Response to yesterday's court ruling

28th March 2017

It's not the role of the judiciary to judge the victim, so why do they keep doing it? 

There is one person who is responsible for domestic abuse and that is the perpetrator. The background or perceived background of the victim should not impact on a court's decision. The law is the law. A crime is a crime.

Just a couple of weeks ago Ministers and senior officials from across Government met to talk about how they could do more to tackle the violence against women and girls which still pervades much of our lives. The discussion ranged from raising public awareness, to attrition rates in reporting and criminal justice. 

Yesterday was a perfect example of why those two things are linked. Why when victims and survivors of abuse hear reports from the courts it directly and explicitly impacts on whether they report offences against them, and whether they see through a prosecution if they do report. Will they be believed? Will they be taken seriously? Will they be judged? 

Well - the judge responsible for prosecuting Mustafa Bashir not only had opinions on his lifestyle but also the lifestyle of the woman whose throat he poured bleach down, Fakhara Karim. Many of us are left bewildered by the outcome in the case.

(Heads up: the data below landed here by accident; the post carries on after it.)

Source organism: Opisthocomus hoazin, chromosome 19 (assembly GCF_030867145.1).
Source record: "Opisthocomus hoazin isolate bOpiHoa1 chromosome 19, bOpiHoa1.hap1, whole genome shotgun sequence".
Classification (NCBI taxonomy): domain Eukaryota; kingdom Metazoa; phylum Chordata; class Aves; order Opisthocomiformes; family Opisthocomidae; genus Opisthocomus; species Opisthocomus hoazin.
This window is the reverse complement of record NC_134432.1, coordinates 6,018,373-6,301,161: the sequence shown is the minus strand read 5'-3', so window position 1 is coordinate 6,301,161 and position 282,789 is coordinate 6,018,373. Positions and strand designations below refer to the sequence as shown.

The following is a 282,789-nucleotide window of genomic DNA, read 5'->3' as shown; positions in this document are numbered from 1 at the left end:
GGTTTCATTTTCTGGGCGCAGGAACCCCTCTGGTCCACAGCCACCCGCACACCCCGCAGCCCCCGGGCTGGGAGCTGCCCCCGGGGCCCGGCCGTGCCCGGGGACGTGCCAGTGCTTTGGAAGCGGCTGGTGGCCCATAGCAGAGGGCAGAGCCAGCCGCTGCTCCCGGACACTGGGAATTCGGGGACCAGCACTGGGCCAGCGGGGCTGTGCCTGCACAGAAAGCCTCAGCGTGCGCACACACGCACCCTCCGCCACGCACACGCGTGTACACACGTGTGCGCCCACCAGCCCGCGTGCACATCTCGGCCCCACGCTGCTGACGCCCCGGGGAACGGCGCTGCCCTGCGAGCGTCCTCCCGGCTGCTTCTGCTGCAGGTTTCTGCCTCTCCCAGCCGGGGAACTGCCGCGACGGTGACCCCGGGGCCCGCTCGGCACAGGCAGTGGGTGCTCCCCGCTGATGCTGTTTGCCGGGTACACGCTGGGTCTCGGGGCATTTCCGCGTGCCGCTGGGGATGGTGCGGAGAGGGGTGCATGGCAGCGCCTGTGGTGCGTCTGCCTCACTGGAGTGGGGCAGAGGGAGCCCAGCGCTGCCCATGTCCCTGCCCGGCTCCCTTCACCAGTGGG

Fakhara is apparently too intelligent to be vulnerable. Too intelligent, as though your great command of English or attendance at a Russell group university or stable income is protection against violence. No. Not vulnerable enough, as though being threatened with murder by the person who is supposed to love you doesn't quite tip the scales of justice. No. 

No. There has to be an end, now, to this extraordinary failure of understanding. Mustafa Bashir is reportedly in a new relationship. What message has his new partner received about what will happen if something goes wrong? The same one we all have - that only one type of victim, pure, unsullied and just disadvantaged enough, will be believed and supported. 

Life isn't like that. Abuse isn't like that

We want to express our solidarity with Fakhara - we hope she's receiving the necessary support to rebuild her life after what has happened. 

We know Liz Truss wants to act on domestic abuse, alongside her Cabinet colleagues. We look forward to seeing a robust and determined response to the issues raised by this case.